The Parts of a Rose Plant

Written by nicole carlin
  • Share
  • Tweet
  • Share
  • Pin
  • Email
The Parts of a Rose Plant
Learn the parts of a rose (Rose Rose image by Jan Wowra, Frankfurt from Fotolia.com)

Horticulture is the science of plant and flowers, their reproduction and their various parts. Learning the parts of the rose allows you to explore the reproductive systems of the plant. Garden enthusiasts take care to learn not only what nurtures the plant to grow, but also all the parts that make up a particular plant. Learning the anatomy of roses is of particular importance to rose breeders.

Other People Are Reading

Sepals

The sepals of a rose are the green petals that cover the petals before they bloom full. Sepals protect the rose bloom from the elements while the bloom is developing and spread out towards the floor when the rose blooms. Sepals attract pollinators to the blossom with their scent.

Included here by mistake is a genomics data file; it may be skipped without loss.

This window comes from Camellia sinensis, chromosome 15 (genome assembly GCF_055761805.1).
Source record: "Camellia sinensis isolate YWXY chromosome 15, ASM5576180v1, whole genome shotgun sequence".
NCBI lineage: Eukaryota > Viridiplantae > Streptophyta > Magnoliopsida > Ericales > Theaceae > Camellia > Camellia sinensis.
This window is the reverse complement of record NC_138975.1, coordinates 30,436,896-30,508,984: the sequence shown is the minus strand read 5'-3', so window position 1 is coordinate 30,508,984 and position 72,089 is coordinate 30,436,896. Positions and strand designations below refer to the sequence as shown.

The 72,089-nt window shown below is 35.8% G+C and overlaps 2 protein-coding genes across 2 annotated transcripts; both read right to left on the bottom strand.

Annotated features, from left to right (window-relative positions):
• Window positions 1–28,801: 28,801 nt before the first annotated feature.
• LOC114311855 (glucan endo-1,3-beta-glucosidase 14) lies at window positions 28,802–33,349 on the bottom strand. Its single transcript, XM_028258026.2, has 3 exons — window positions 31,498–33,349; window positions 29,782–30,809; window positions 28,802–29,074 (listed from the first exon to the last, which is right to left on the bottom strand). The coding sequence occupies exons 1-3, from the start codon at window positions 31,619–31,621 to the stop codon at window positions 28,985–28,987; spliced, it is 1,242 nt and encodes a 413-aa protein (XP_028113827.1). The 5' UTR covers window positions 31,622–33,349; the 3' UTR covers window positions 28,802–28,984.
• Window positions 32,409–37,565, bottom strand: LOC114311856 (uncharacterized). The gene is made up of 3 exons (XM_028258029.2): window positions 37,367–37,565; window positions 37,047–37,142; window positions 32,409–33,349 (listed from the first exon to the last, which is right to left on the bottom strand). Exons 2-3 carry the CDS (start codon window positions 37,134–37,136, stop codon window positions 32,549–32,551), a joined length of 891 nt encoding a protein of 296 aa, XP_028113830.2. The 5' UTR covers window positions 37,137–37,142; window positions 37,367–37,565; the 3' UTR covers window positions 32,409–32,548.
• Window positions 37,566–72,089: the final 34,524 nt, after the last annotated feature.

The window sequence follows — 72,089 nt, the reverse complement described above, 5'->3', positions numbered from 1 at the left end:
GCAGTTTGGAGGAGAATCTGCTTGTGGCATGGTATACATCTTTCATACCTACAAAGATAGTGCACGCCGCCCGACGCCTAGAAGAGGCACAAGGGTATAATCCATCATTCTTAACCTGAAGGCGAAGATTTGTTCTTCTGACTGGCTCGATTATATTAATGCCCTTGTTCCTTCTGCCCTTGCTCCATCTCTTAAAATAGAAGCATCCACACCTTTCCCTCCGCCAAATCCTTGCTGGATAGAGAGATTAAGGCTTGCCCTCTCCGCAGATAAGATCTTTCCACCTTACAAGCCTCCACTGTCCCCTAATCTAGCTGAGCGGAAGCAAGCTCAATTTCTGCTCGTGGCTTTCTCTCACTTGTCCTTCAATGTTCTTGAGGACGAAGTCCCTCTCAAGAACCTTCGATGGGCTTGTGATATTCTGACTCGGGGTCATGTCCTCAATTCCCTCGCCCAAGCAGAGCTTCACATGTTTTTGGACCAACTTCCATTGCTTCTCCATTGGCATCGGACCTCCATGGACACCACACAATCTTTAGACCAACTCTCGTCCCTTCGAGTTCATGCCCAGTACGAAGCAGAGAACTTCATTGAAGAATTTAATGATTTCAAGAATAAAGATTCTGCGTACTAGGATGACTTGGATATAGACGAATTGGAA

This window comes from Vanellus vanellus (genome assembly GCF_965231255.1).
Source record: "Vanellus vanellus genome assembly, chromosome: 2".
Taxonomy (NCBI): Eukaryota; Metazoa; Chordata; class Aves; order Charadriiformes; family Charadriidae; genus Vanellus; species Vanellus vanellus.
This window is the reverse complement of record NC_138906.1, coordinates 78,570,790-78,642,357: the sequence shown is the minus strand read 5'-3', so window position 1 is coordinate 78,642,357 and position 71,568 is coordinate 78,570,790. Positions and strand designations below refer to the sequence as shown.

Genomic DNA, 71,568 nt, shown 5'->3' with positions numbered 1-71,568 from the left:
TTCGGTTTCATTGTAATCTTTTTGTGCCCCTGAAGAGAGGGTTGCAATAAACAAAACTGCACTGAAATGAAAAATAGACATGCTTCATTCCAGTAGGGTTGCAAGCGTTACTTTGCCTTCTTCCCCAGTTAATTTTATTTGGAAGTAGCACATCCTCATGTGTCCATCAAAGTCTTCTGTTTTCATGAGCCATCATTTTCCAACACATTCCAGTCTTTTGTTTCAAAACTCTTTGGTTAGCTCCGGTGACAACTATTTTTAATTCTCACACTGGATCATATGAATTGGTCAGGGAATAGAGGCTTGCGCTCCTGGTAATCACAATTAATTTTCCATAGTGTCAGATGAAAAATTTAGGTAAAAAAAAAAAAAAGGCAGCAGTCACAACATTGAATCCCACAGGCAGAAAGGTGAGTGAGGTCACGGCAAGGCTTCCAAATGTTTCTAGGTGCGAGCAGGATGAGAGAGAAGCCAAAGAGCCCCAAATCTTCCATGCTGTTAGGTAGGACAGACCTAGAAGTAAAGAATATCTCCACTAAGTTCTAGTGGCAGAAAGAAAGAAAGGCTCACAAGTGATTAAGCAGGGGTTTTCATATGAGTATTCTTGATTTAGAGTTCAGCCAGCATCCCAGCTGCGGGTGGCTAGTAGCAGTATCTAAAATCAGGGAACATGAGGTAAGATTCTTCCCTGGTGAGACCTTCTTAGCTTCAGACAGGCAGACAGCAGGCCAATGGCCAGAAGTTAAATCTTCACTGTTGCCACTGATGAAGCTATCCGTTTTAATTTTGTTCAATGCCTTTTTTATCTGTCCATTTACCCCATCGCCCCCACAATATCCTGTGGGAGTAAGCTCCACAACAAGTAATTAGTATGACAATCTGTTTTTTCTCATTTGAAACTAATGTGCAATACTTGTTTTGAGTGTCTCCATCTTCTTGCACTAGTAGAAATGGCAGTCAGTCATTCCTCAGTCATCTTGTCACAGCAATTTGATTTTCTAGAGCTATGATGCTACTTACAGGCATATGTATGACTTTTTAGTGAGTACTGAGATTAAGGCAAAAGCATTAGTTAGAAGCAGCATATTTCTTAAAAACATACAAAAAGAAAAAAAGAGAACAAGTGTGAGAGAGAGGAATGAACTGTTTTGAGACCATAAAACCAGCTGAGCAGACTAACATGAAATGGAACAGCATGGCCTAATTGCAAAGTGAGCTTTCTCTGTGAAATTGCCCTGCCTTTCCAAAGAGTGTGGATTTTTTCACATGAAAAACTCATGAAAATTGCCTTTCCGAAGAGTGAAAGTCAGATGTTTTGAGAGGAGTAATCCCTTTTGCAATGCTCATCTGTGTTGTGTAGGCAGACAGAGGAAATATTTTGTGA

Petals

The petals of a rose are soft to the touch and come in various shades of pink, red, orange and white. Rose petals have a signature smell that is converted to expensive perfume and essential oils. Rose petals attract pollinators, such as bees, with their colours and sweet scent.

Female Sexual Parts

The female sexual parts of a rose are the stigma, style, ovary and ovule. The stigma is the fat globe at that sticks out of the top of a rose and is the place where the pollen is deposited. The pollen travels down from the stigma, through the long tube that the stigma is attached to called the style. The pollen enters the ovary at the base of the style. The female parts are collectively known as the pistil of the rose.

Male Sexual Parts

The male sexual parts of the rose are the anthers and filament. The filament is the long stem inside the rose that supports the anther. Anthers create the reproductive pollen, which is distributed to the female parts of the rose through the pollination process involving bees and birds. The male parts of the rose are collectively named the stamen.

Don't Miss

Filter:
  • All types
  • Articles
  • Slideshows
  • Videos
Sort:
  • Most relevant
  • Most popular
  • Most recent

No articles available

No slideshows available

No videos available

By using the eHow.co.uk site, you consent to the use of cookies. For more information, please see our Cookie policy.